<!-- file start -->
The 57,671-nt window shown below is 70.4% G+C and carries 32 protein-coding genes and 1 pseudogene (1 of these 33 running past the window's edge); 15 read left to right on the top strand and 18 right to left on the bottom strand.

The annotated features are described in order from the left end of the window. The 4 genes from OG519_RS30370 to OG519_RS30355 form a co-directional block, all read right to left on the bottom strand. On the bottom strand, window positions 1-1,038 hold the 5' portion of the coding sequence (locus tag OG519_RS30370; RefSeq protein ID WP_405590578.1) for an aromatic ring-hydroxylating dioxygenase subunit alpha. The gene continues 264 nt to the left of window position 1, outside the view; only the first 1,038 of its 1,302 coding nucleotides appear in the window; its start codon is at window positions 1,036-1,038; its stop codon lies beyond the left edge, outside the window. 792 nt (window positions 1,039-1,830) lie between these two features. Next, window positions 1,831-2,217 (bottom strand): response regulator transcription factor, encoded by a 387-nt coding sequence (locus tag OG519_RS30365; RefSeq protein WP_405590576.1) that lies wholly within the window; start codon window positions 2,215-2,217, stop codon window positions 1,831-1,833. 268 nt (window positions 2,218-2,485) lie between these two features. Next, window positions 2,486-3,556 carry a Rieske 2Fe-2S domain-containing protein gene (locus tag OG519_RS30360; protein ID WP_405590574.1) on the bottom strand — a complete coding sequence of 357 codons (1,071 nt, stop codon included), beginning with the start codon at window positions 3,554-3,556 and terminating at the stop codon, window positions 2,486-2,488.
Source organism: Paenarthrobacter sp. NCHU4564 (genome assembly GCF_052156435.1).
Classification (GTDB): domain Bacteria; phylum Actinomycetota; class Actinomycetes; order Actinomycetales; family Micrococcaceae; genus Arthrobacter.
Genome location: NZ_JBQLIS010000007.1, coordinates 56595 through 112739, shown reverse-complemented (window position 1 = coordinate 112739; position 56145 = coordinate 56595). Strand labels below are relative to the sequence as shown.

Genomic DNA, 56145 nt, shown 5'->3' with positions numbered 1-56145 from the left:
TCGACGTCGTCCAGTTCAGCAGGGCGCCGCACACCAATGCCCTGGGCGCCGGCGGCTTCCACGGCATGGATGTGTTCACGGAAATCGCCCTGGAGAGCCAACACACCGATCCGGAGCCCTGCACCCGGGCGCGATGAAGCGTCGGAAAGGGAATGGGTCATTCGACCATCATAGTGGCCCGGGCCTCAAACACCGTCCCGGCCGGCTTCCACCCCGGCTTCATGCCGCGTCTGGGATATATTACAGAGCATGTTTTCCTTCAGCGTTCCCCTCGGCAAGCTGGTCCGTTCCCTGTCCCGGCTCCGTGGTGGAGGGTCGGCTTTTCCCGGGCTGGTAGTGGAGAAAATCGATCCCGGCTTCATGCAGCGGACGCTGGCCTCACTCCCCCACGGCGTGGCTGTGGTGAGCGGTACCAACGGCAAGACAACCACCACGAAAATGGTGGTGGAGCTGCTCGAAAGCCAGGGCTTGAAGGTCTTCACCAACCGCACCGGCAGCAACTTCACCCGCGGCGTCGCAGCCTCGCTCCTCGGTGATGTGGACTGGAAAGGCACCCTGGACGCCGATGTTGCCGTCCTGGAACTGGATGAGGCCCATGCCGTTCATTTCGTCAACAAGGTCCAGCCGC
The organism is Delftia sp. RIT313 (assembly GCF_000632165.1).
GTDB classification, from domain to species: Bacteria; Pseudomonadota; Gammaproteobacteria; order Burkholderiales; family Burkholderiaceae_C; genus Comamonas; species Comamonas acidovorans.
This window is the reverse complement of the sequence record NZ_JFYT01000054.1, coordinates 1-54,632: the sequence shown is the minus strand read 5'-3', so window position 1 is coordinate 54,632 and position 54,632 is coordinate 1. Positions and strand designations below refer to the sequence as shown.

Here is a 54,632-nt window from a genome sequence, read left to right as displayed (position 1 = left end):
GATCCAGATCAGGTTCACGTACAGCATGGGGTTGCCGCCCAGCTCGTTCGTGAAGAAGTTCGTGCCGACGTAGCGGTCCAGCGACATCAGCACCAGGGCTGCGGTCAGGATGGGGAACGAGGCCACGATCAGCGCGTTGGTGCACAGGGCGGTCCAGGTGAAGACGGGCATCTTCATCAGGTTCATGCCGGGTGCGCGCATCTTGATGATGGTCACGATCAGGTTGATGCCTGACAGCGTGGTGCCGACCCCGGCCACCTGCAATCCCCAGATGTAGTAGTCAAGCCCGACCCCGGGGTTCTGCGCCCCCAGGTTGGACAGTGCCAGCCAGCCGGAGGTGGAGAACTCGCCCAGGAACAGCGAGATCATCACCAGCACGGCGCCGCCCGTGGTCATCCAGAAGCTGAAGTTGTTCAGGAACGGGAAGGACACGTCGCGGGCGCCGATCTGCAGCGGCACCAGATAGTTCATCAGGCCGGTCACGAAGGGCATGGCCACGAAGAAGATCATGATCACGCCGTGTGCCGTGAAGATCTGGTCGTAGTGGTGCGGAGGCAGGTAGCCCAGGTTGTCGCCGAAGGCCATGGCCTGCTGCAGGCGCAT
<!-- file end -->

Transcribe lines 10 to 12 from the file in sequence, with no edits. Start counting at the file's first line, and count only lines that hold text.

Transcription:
This window is the reverse complement of the sequence record NZ_JFYT01000054.1, coordinates 1-54,632: the sequence shown is the minus strand read 5'-3', so window position 1 is coordinate 54,632 and position 54,632 is coordinate 1. Positions and strand designations below refer to the sequence as shown.

Here is a 54,632-nt window from a genome sequence, read left to right as displayed (position 1 = left end):
GATCCAGATCAGGTTCACGTACAGCATGGGGTTGCCGCCCAGCTCGTTCGTGAAGAAGTTCGTGCCGACGTAGCGGTCCAGCGACATCAGCACCAGGGCTGCGGTCAGGATGGGGAACGAGGCCACGATCAGCGCGTTGGTGCACAGGGCGGTCCAGGTGAAGACGGGCATCTTCATCAGGTTCATGCCGGGTGCGCGCATCTTGATGATGGTCACGATCAGGTTGATGCCTGACAGCGTGGTGCCGACCCCGGCCACCTGCAATCCCCAGATGTAGTAGTCAAGCCCGACCCCGGGGTTCTGCGCCCCCAGGTTGGACAGTGCCAGCCAGCCGGAGGTGGAGAACTCGCCCAGGAACAGCGAGATCATCACCAGCACGGCGCCGCCCGTGGTCATCCAGAAGCTGAAGTTGTTCAGGAACGGGAAGGACACGTCGCGGGCGCCGATCTGCAGCGGCACCAGATAGTTCATCAGGCCGGTCACGAAGGGCATGGCCACGAAGAAGATCATGATCACGCCGTGTGCCGTGAAGATCTGGTCGTAGTGGTGCGGAGGCAGGTAGCCCAGGTTGTCGCCGAAGGCCATGGCCTGCTGCAGGCGCAT